Tip: Text Alerts — Something Actually Free From the Airlines
Continental, for example, will both e-mail you a PDF of your boarding pass for a return flight (if you check in online for the first leg of the journey and select this option), and also alert you to delays and gate changes. Visit continental.com and sign up for alerts on the day of your flight. Once you confirm (by responding to the first text message), you'll get a welcome message.
Then, depending on what you've signed up for, you'll get alerts every 1, 2, 3 or more hours before flight time letting you know whether you're flight's on-time and what gate it's leaving from. Even if you know your flight's delayed, it's probably still prudent to head to the airport and check-in close to the originally scheduled time. But at least you may be prepared for a long wait. And in the case of major traffic disruptions, you'll know to contact the airline possibly even before getting to the airport.
For those heading out to the airport to pick up a passenger, check out Northwest's text alert program. You put in the flight number, and they'll let you know when the flight takes off, if it's running on schedule, when it touches down or reaches the gate or when it's expected if it's delayed.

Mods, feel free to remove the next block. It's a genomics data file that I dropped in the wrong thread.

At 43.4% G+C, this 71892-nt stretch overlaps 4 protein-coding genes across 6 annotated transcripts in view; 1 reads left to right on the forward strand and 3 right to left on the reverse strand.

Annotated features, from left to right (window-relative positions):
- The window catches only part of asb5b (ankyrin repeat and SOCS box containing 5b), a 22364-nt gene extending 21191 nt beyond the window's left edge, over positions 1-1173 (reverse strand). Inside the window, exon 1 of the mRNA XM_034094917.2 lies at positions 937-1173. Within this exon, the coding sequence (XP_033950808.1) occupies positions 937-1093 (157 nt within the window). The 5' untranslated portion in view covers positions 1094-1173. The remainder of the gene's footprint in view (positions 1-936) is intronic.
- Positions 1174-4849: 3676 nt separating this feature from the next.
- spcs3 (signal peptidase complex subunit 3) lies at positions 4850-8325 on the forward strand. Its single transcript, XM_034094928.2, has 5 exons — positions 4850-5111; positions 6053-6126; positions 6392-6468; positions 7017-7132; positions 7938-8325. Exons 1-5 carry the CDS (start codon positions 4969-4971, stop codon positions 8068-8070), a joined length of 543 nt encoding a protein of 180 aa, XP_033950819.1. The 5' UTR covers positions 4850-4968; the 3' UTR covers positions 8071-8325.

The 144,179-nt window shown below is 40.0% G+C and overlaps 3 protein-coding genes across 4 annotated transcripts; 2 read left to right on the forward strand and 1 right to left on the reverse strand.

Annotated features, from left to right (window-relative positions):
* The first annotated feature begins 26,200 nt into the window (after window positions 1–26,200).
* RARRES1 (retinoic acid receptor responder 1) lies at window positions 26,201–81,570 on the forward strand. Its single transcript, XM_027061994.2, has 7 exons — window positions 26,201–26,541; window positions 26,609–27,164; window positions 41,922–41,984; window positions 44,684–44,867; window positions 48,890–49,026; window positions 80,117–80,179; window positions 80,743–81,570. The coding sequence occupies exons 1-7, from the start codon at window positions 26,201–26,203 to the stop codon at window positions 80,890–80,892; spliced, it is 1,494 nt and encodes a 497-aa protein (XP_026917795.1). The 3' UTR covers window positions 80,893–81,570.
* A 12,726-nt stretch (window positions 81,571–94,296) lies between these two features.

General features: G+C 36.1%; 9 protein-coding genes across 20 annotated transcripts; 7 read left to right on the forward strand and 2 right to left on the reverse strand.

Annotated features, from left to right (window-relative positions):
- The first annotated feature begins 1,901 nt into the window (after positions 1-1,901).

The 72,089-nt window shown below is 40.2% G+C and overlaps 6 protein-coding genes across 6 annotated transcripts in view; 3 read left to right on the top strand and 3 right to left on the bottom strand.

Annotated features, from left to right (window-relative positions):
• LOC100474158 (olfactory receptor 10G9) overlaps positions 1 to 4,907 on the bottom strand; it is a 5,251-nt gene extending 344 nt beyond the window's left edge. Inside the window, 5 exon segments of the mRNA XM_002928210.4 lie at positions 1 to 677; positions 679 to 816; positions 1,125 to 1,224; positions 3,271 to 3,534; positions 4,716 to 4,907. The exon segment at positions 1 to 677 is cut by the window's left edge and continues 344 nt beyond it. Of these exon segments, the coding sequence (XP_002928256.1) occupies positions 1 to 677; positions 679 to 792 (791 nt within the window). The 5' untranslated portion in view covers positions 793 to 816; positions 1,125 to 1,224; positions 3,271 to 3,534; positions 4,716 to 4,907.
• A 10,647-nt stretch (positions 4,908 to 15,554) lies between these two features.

All this means you can be out and about or on your way to a distant airport and text messages will keep you informed of your friend's progress instantly so you don't have to look it up or call the airline.
Combine airline alerts with the fact that passengers can make phone calls as soon as the plane's on the tarmac and soon there will be no excuse for arriving to pick someone up other than at the exact time the person emerges from the baggage claim area. That should cut down on the number of laps you have to make while hedging about whether you ought to have just parked and gone in to meet your friend.